86. 86.
    Anderson C, Anderson SR, Maguire H, et al. Tuberculosis in London: the convergence of clinical and social complexity. Eur Respir J. 2016;48(4):1233–6.PubMedGoogle Scholar
  87. 87.
    WHO Guidelines Approved by the Guidelines Review Committee. Guidelines on the management of latent tuberculosis infection. Geneva: World Health Organization; 2015.Google Scholar
  88. 88.
    Romaszko J, Cymes I, Draganska E, et al. Mortality among the homeless: causes and meteorological relationships. PLoS One. 2017;12(12):e0189938.PubMedPubMedCentralGoogle Scholar
  89. 89.
    Stock D. National position statement for the management of latent tuberculosis infection. Commun Dis Intell Q Rep. 2017;41(3):E204–8.PubMedGoogle Scholar
  90. 90.
    Isler MA, Rivest P, Mason J, et al. Screening employees of services for homeless individuals in Montreal for tuberculosis infection. J Infect Public Health. 2013;6(3):209–15.PubMedGoogle Scholar
  91. 91.
    Jimenez-Fuentes MA, Auge CM, Gomez MN, et al. Screening for active tuberculosis in high-risk groups. Int J Tuberc Lung Dis. 2014;18(12):1459–65.PubMedGoogle Scholar
  92. 92.
    Kmietowicz Z. NICE advises screening for TB in hostels and prisons to reduce UK cases. BMJ. 2012;344:e2309.PubMedGoogle Scholar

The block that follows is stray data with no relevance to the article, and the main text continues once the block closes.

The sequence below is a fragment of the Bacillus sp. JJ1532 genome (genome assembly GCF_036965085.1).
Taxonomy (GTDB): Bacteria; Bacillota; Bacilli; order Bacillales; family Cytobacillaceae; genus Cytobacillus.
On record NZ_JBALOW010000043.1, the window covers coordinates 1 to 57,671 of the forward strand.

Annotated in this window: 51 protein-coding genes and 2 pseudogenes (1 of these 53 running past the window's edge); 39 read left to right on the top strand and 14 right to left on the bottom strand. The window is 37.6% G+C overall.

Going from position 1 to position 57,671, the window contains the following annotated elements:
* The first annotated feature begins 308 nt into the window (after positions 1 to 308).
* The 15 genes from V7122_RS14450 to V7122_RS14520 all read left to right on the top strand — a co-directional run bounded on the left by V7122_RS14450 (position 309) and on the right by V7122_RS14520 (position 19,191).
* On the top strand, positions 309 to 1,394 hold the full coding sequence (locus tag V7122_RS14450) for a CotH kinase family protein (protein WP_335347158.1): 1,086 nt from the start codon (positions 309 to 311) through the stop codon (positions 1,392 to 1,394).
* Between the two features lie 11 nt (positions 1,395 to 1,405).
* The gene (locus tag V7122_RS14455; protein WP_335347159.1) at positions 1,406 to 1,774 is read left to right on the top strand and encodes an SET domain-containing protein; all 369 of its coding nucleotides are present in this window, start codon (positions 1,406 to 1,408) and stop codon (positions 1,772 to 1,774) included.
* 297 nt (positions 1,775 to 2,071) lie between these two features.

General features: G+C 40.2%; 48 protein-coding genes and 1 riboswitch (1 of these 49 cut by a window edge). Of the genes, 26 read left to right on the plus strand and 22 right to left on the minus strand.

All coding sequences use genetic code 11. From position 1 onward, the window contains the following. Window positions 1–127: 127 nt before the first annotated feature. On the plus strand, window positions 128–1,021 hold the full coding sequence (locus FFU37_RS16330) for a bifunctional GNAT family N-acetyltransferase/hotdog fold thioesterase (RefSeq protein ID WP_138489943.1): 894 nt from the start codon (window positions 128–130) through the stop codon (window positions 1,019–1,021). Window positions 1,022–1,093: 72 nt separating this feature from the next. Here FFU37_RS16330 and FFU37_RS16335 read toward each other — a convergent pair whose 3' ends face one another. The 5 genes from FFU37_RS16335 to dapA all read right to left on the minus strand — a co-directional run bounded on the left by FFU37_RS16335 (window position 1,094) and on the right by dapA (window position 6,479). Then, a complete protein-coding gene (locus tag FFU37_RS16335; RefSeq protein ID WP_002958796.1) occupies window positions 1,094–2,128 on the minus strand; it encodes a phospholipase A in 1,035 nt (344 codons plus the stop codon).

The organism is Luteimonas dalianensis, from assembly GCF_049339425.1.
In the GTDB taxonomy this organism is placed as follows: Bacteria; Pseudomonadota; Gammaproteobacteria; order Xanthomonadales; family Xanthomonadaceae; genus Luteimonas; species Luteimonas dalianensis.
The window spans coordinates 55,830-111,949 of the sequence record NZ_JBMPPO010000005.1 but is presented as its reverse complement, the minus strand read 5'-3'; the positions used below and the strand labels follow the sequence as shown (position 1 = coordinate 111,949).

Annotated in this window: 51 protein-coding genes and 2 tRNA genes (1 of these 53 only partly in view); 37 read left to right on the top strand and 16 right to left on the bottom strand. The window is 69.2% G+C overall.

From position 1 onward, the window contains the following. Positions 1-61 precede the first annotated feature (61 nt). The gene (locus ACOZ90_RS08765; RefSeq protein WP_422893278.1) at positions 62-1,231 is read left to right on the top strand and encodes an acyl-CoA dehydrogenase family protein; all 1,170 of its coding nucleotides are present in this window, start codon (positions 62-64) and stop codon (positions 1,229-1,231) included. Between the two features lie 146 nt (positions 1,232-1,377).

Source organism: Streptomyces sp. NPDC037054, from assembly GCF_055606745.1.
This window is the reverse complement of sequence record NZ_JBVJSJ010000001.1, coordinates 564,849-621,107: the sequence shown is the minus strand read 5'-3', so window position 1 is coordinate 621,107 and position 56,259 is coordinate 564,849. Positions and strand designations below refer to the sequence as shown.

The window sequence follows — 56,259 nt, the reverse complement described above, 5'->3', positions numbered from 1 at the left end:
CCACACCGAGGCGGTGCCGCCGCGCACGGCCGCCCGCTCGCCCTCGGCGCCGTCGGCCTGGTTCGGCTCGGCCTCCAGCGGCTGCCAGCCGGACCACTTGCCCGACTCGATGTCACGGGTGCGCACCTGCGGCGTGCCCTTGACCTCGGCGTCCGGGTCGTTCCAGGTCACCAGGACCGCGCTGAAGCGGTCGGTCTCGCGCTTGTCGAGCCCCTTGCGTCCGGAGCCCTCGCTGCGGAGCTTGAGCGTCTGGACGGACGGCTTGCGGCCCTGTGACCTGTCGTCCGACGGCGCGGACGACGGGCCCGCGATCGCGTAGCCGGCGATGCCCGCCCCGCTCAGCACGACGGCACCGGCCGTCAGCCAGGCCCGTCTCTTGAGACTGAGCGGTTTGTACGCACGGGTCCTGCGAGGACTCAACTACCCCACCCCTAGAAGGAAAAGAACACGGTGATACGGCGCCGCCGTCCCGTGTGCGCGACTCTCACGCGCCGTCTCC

93. 93.
    Linas BP, Wong AY, Freedberg KA, et al. Priorities for screening and treatment of latent tuberculosis infection in the United States. Am J Respir Crit Care Med. 2011;184(5):590–601.PubMedPubMedCentralGoogle Scholar
  94. 94.
    Janssens JP, Wuillemin T, Adler D, et al. Screening for tuberculosis in an urban shelter for homeless in Switzerland: a prospective study. BMC Infect Dis. 2017;17(1):347.PubMedPubMedCentralGoogle Scholar
  95. 95.
    He XX. Tuberculosis in homeless population in London: an effective model for screening and treatment of tuberculosis. J Tuberc Lung Dis. 2000;1:40–6.Google Scholar
  96. 96.
    Worrell MC, Kramer M, Yamin A, et al. Use of activity space in a tuberculosis outbreak: bringing homeless persons into spatial analyses. Open Forum Infect Dis. 2017;4(1):ofw280.PubMedPubMedCentralGoogle Scholar
  97. 97.
    Xu M, Yang HD, Zhang LX, et al. Spread of tuberculosis at multiple places by homeless patient with TB. Int J Tuberc Lung Dis. 2006;3:128–34.Google Scholar
  98. 98.
    Mugwagwa T, Stagg HR, Abubakar I, et al. Comparing different technologies for active TB case-finding among the homeless: a transmission-dynamic modelling study. Sci Rep. 2018;8(1):1433.PubMedPubMedCentralGoogle Scholar
  99. 99.